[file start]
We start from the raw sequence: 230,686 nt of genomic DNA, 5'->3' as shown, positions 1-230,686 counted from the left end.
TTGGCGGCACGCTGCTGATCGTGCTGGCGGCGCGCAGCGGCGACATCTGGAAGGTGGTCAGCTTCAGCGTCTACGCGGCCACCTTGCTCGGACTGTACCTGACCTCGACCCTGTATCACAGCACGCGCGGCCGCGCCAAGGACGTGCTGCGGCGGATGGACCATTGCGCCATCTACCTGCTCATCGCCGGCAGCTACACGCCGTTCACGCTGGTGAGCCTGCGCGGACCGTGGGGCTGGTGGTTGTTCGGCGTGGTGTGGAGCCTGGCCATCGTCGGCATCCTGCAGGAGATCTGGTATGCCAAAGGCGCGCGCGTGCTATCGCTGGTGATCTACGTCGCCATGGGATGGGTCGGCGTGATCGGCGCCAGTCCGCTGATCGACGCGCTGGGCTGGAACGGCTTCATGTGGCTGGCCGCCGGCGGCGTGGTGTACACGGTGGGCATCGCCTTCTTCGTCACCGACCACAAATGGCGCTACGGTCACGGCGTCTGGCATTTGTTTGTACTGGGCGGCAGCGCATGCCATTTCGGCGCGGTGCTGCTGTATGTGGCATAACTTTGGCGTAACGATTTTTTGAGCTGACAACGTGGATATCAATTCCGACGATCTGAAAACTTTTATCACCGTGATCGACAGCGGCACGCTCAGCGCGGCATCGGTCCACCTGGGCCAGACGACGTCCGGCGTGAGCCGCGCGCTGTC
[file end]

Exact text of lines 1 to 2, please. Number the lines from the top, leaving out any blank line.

We start from the raw sequence: 230,686 nt of genomic DNA, 5'->3' as shown, positions 1-230,686 counted from the left end.
TTGGCGGCACGCTGCTGATCGTGCTGGCGGCGCGCAGCGGCGACATCTGGAAGGTGGTCAGCTTCAGCGTCTACGCGGCCACCTTGCTCGGACTGTACCTGACCTCGACCCTGTATCACAGCACGCGCGGCCGCGCCAAGGACGTGCTGCGGCGGATGGACCATTGCGCCATCTACCTGCTCATCGCCGGCAGCTACACGCCGTTCACGCTGGTGAGCCTGCGCGGACCGTGGGGCTGGTGGTTGTTCGGCGTGGTGTGGAGCCTGGCCATCGTCGGCATCCTGCAGGAGATCTGGTATGCCAAAGGCGCGCGCGTGCTATCGCTGGTGATCTACGTCGCCATGGGATGGGTCGGCGTGATCGGCGCCAGTCCGCTGATCGACGCGCTGGGCTGGAACGGCTTCATGTGGCTGGCCGCCGGCGGCGTGGTGTACACGGTGGGCATCGCCTTCTTCGTCACCGACCACAAATGGCGCTACGGTCACGGCGTCTGGCATTTGTTTGTACTGGGCGGCAGCGCATGCCATTTCGGCGCGGTGCTGCTGTATGTGGCATAACTTTGGCGTAACGATTTTTTGAGCTGACAACGTGGATATCAATTCCGACGATCTGAAAACTTTTATCACCGTGATCGACAGCGGCACGCTCAGCGCGGCATCGGTCCACCTGGGCCAGACGACGTCCGGCGTGAGCCGCGCGCTGTC